Mac Taylor, our state's Legislative Analyst, has gone on record as saying that the poison pill that our state had to swallow last month just to keep functioning apparently wasn't enough. This hardly comes as a surprise, though one of Taylor's suggestions rules out a sure-fire way to increase revenue that our state badly needs: namely, an increase in taxes. Taylor doesn't specify just what taxes we should or shouldn't raise; merely that we shouldn't raise any of them. With this, I suppose Taylor is acknowledging political reality. After all, in a state where it takes a super-majority of two thirds to pass a budget or increase taxes--and with Republicans in a minority of slightly more than two-thirds in both houses--an increase in taxes would be damn near impossible.

What genuinely worries me, though, is that the media in California are falling for this argument, hook, line, and sinker. An article in today's Sacramento Bee tells us what we need to know about the failure of the media to successfully address these issues:
"Unfortunately, the state's economic and revenue outlook continues to deteriorate," Taylor said in a 28-page report.

The development marks the second time in less than six months that bitter legislative clashes produced spending plans that immediately were threatened by the nation's deep recession.

The $8 billion hole would worsen by $6 billion if voters reject ballot measures May 19 to shift special funds and borrow against future California Lottery profits to generate money for state operations, Taylor said.

The gloomy forecast raises the specter of Democrats and Republicans renewing their vicious three-month fight over raising taxes or cutting services to balance spending.

Californians already face $12.5 billion in temporary tax hikes under the budget signed last month by Gov. Arnold Schwarzenegger. Sales and income taxes will rise, as will the state's vehicle license fee.

The Bee article quotes Senate Republican leader Dennis Hollingsworth who went on record as saying that "job creation and spending cuts"--not tax increases, not the funding of education and other vital social services to provide job training, not public works projects to create jobs--are the ways to close the budget gap.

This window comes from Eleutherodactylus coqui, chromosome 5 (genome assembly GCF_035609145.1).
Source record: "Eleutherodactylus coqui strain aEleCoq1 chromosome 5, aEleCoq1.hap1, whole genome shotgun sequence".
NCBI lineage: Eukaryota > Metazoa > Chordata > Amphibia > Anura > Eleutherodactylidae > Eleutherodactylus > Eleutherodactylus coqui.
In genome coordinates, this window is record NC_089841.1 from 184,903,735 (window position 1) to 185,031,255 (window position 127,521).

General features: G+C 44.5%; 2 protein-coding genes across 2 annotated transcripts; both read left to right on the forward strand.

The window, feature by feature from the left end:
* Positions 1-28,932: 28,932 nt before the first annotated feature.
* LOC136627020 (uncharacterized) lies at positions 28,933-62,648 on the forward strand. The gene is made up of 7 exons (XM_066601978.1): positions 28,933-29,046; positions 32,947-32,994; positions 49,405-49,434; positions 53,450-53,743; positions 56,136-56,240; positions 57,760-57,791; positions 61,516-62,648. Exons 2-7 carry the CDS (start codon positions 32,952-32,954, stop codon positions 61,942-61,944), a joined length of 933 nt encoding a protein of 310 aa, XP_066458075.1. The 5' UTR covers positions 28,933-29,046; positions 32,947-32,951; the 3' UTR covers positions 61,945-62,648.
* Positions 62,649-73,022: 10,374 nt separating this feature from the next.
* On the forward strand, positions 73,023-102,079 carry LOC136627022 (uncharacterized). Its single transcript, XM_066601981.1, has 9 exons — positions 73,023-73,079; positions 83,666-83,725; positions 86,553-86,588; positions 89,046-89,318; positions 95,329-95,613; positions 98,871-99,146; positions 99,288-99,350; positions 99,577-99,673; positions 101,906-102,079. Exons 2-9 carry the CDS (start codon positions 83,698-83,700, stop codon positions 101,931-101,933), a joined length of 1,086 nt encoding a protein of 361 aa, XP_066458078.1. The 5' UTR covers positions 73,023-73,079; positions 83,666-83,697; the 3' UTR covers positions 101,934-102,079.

Never discussed are two problems that got us into this mess in the first place: the aforementioned two-thirds rule, and Governor Schwarzenegger's first act upon assuming office: namely, rescinding the increase in the Vehicle License Fee, robbing state and county governments of much-needed revenue. This was one issue that Arnold rode to victory in the election that recalled Gray Davis, playing to the fiscal blowback resulting from what was then a $38 billion deficit.

It's worth noting that the California League of Women Voters has come out against four of Arnold's Special Favors, and remain neutral on two others. One can read their arguments (pdf warning) here.

No Special Favors!

Welcome to No Special Favors! Over the next couple of months leading up to Arnold's special election, I will be countering the scare tactics that will undoubtedly be used to suggest that voters must give Arnold what he wants or else Very Bad Things will happen to all of us.

Strap yourselves in, folks. It's gonna be a helluva ride.